The network aired 13 games in each of the first three seasons — four preseason, eight Sunday night during the second half of the year and the Pro Bowl. The league also gave ESPN unlimited highlight rights, which turned into the one-hour show “NFL Primetime.”
ESPN’s Chris Berman said there were some concerns from owners about whether the network could handle the NFL. But a month before the rights were awarded, it was the America’s Cup sailing competition in Australia that convinced everyone that they were ready because of the level of production and graphics.
“It meant we were here for good and legitimized every ounce of sweat we put out for eight years,” Berman said. “The league took a risk and at the same time put us on the map.”
Fox and football: Fox’s bid of $1.6 billion over four years for NFC games in December 1993 dramatically altered the sports and television landscape.
Fox ushered in the one-hour pregame show and had an ethos that football is entertainment. Besides bringing a free-wheeling vibe to its coverage, it also added to the level of production with audio that brings viewers closer to the game and the time and score box.
“Fox upped the ante in terms of dollars and production value. I give Fox a good deal of credit for improving game telecasts,” Browne said.
“Sunday Night Football”: NBC did not have the NFL from 1998 to 2005, but it came back in 2006 with the “Sunday Night Football” package. It did mark a culture shift for the league because it now aired its significant prime-time game on Sunday instead of Monday.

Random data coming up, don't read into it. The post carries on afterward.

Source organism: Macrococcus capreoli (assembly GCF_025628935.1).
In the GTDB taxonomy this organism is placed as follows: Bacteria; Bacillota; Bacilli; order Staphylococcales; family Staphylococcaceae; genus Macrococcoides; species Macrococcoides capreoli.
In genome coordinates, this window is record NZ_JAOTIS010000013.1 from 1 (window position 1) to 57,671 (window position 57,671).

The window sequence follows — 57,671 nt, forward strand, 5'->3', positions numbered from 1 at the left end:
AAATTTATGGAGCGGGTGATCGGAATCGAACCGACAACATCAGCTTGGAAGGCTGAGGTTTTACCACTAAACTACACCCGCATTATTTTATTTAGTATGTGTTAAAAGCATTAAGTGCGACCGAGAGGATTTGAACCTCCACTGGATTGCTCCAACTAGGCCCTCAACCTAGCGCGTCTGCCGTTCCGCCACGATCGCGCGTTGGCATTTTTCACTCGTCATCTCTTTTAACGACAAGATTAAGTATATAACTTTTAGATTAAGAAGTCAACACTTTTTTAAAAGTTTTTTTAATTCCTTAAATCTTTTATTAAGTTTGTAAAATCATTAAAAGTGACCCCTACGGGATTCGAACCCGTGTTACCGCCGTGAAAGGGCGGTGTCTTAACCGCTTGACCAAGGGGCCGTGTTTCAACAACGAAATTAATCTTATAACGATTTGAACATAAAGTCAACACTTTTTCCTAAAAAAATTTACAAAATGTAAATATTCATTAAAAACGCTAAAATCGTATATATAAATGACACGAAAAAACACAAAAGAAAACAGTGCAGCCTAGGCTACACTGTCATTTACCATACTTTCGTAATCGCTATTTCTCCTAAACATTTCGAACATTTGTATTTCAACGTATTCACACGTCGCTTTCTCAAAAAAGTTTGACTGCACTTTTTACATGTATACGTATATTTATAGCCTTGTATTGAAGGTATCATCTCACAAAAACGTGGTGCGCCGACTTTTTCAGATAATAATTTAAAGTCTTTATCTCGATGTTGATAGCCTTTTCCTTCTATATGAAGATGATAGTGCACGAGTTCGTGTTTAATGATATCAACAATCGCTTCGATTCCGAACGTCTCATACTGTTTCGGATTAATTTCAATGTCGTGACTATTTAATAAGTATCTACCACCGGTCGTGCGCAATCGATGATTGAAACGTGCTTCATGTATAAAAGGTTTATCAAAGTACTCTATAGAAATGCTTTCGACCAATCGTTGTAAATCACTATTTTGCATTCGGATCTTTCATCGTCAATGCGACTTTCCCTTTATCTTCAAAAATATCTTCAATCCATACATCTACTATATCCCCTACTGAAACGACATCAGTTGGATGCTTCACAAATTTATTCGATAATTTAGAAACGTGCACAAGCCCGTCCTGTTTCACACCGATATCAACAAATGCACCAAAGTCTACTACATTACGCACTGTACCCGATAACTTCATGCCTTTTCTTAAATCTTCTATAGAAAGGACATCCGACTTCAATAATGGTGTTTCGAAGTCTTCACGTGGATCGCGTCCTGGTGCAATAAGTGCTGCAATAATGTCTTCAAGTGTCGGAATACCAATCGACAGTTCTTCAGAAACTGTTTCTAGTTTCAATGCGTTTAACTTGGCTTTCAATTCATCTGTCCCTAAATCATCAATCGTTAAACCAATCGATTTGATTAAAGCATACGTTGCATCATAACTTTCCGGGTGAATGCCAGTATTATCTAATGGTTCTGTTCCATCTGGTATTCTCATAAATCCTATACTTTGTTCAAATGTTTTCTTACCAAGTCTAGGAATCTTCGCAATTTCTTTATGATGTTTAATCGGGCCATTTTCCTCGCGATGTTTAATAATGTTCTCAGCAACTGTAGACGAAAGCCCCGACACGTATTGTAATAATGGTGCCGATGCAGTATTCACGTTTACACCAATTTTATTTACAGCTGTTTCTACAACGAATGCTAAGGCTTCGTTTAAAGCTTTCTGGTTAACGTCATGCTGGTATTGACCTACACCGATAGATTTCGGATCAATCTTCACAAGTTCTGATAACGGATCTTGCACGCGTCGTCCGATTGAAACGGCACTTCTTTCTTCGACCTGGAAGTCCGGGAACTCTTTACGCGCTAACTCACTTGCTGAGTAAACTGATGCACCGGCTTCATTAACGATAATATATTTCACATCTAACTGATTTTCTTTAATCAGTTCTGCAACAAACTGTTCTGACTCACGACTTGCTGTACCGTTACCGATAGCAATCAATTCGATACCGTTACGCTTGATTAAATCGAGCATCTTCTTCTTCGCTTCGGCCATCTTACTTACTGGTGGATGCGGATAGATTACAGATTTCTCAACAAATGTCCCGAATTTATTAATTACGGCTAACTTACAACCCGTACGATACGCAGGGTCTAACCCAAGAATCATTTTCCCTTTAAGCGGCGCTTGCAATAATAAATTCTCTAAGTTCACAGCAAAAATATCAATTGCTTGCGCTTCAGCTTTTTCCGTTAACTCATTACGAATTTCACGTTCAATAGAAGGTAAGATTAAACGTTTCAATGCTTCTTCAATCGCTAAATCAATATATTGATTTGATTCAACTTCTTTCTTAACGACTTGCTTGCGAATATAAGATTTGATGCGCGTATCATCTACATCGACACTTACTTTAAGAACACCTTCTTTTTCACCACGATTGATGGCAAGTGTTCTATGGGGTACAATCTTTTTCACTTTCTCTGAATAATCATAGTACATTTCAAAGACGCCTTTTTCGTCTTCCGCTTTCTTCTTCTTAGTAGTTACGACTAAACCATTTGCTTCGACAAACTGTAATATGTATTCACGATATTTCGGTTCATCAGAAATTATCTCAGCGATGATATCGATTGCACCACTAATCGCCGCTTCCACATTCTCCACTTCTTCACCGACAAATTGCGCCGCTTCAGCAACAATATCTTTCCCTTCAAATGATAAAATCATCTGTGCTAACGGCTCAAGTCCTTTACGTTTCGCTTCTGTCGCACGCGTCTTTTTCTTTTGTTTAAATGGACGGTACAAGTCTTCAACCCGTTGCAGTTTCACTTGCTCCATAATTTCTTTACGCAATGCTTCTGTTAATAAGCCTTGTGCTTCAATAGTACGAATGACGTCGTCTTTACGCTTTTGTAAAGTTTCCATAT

To make that work, NBC Sports president Dick Ebersol asked for flexible scheduling (currently beginning in Week 6) so that they could get the best late-season matchups if the one they had did not have postseason significance.
“As someone who did ‘Monday Night Football’ I didn’t understand how the league was going to make Sunday night more significant and how it would be viewed,” Michaels said. “But we have been the top-ranked show on television for eight straight years.”
Not many people envisioned Thursday night as a prime football night too, but Fox is paying more than $600 million to air those games through 2022.
Joe Reedy is an Associated Press writer.
This post was originally posted at https://www.sfgate.com/sports/article/A-look-at-the-seminal-broadcasting-moves-that-14376234.php.